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Philadelphia 4, Our New Car 0

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By Dalyn Montgomery

We are selling our car. We love it. It works perfectly, fits all the kids, and we like how it looks; but it has to go.

We used to drive a 1996 Saturn with 250,000 miles on it.  The ceiling would sag down and mess up your hair, it was ugly, and it would not die.  From the day I made a friend take $50 dollars (he wanted to just give the car to us) it drove us everywhere in reliable, utilitarian style.  The Please Touch Museum, the shore, the aquarium, even to the relatives down south.  The car fit right in.  Our neighborhood is not known for fancy cars.  I always thought it was our blue-collar humility, our being "down to earth", our inner confidence that didn't need to be compensated by some fuel injected metaphor.

door-dented.jpgWe started to worry when fellow Philadelphians would yell from their cars to tell us our car was smoking.  When Philadelphians tell you your car is in bad shape, you should be ashamed.  Inspections came due and it would not pass.  We bid the car adieu.

What an opportunity!

After all these years, we had reason to get a new car.  We imagined turning the key and trusting that the car would start.  We pictured driving with our chins held high, knowing that this was the car we chose rather than the one we were stuck with.  We took our time, did our research, and got a nice crossover SUV, a little used but not too much.

With this new car Philadelphia looked different.  The streets were narrower, parking harder to find.  The mirrors on this car could fold in, so like our neighbors, we folded them in when we parked.  I recall there was a time, living in another place, where I actually thought mirrors only folded in for protection in the car wash.  Now I'm smarter. Not only did we fold our mirrors but we parked on our block with two wheels up on the curb.  We like our car.

Then the neighbor across the street sideswiped it.  She is a nice older woman whom we never had problems with and rather liked.  Her insurance covered everything but since then she seems to scowl when we drive down the block.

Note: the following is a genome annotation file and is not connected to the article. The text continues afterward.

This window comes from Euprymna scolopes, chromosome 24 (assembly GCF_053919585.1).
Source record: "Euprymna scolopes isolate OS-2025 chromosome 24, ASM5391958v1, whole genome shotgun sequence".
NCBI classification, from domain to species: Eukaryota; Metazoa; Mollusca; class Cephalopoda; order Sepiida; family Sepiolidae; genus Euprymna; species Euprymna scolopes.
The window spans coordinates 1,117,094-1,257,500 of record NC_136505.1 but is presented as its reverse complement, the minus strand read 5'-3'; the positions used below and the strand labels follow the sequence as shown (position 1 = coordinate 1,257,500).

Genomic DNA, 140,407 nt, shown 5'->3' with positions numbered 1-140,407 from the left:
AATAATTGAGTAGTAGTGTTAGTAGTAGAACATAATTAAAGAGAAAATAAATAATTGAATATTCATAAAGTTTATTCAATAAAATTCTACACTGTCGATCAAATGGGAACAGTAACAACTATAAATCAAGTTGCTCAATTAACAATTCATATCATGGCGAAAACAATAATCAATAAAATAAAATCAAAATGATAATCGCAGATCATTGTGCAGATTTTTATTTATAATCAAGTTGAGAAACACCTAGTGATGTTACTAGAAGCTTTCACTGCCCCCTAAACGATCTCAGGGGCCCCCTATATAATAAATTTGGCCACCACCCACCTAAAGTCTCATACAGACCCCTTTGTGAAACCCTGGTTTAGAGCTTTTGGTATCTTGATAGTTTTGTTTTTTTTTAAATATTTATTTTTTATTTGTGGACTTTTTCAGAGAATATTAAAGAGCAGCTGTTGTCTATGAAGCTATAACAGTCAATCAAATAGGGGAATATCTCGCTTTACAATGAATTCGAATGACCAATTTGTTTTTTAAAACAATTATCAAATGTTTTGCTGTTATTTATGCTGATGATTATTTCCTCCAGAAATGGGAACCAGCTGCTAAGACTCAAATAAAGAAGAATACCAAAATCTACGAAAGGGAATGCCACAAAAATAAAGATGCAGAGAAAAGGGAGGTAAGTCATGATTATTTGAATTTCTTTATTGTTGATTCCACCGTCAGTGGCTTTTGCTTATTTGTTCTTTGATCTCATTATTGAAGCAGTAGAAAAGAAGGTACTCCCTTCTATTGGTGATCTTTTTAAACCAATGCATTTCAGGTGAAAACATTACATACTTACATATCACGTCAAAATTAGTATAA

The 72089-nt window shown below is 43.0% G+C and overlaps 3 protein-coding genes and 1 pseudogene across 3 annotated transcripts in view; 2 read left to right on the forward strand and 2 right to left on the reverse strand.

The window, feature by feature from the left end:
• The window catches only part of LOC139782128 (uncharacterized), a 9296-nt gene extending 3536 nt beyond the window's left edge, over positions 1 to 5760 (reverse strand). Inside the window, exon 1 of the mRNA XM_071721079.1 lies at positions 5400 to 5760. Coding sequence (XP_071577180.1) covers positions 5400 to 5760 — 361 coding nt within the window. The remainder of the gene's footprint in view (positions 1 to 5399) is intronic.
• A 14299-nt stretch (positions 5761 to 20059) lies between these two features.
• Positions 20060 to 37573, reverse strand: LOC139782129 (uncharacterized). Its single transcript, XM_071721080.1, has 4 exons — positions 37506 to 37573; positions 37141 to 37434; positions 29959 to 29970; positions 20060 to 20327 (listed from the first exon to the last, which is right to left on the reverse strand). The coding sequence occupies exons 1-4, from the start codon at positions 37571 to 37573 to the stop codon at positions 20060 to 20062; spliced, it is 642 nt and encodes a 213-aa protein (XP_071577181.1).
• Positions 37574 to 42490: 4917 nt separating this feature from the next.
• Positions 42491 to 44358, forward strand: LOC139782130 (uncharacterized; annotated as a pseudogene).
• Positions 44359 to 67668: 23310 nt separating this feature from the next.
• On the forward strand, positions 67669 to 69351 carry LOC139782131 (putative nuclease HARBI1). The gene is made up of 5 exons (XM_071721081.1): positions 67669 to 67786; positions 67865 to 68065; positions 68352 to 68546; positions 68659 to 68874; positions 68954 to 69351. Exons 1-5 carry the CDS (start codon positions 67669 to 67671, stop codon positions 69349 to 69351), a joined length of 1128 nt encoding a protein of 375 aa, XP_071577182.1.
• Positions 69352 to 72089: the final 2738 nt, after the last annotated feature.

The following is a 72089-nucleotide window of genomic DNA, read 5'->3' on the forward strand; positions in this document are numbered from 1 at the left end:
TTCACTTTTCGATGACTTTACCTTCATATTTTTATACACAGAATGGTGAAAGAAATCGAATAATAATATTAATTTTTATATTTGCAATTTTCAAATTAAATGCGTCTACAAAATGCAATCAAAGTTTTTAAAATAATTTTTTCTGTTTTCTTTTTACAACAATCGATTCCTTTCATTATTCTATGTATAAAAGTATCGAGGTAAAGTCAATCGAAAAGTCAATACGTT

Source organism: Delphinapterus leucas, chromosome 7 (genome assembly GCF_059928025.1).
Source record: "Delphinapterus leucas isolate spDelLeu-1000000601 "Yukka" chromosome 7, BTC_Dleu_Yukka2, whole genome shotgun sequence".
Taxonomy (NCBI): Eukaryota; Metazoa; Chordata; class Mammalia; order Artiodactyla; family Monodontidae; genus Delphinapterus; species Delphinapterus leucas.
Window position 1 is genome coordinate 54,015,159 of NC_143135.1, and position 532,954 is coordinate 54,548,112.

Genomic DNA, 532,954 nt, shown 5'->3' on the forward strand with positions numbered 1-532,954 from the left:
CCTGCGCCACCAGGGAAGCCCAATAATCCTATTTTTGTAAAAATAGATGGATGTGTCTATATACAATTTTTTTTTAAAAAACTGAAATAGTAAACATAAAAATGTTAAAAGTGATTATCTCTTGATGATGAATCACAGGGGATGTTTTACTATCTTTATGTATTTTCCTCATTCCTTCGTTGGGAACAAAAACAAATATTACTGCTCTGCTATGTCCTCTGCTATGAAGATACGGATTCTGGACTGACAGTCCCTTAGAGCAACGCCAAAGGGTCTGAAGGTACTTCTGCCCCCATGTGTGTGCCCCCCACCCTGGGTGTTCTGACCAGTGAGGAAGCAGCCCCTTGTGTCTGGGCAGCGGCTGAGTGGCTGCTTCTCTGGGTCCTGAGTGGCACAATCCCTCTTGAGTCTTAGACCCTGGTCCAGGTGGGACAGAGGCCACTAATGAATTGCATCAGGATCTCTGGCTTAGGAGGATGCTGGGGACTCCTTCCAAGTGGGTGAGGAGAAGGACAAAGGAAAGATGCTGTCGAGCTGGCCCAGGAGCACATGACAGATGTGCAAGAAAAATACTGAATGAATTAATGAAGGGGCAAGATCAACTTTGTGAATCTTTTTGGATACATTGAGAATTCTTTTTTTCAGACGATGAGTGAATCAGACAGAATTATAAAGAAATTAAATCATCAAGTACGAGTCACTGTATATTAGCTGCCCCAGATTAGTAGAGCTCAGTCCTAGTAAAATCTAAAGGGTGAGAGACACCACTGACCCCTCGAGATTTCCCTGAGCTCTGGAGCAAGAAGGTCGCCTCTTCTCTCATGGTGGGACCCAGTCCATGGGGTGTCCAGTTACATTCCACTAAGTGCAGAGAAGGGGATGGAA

Then it got sideswiped again while parked in front of our house.  We don't know who did it this time; they didn't stop to tell us.  Our insurance covered this one but we had no one to scowl at.

Our favorite incident was the crazy man at an intersection who rammed a shopping cart into driver's side door one night.  The lady from the insurance company asked if we got the guys information or called the cops.  "You wanted me to get out and talk to a guy who just rammed me with a shopping cart?" my wife asked.  This was Kensington where you don't just chat with the shopping cart guy and the cops are busy.  We had to cover that one.

A few weeks ago came the final straw.  He had a stop sign, we did not, and neither of us stopped.  The car is in the shop as I write this, getting the passenger side doors replaced.  It isn't worth it.

All those years that ugly Saturn never got a scratch.  Well, maybe it did, but we couldn't tell which scratches were new because it had so many old ones.  It's as if the city hates new cars.  William Penn stands atop city hall, angry that he is no longer tallest, not only punishing our sports teams, but also cursing our cars.  His hand is outstretched in a downward fashion as if to say "take the subway".  It makes perfect sense considering his pedestal is the biggest traffic obstruction ever built.  Come to think of it, even our favorite son Rocky had problems when he got a little too full of himself and bought a hot new Trans-Am. 

So, you win Philadelphia. We have had that new car one year -- one, stinking, lousy year -- and have taken four trips to the body shop.  We had budgeted out car payments, insurance, even gas, but not quarterly deductibles and rental cars.  So after our short stint with vanity and self determination, we have thrown in the towel and will be buying a beat up rattle bucket; the kind where dents and scratches are called character.  Our car won't shout "look at me" but rather "whaddya you lookin' at?" We will drive it till it dies, only carry minimum insurance, and when we hand the bent up key to a valet, we will walk off, chins held high.

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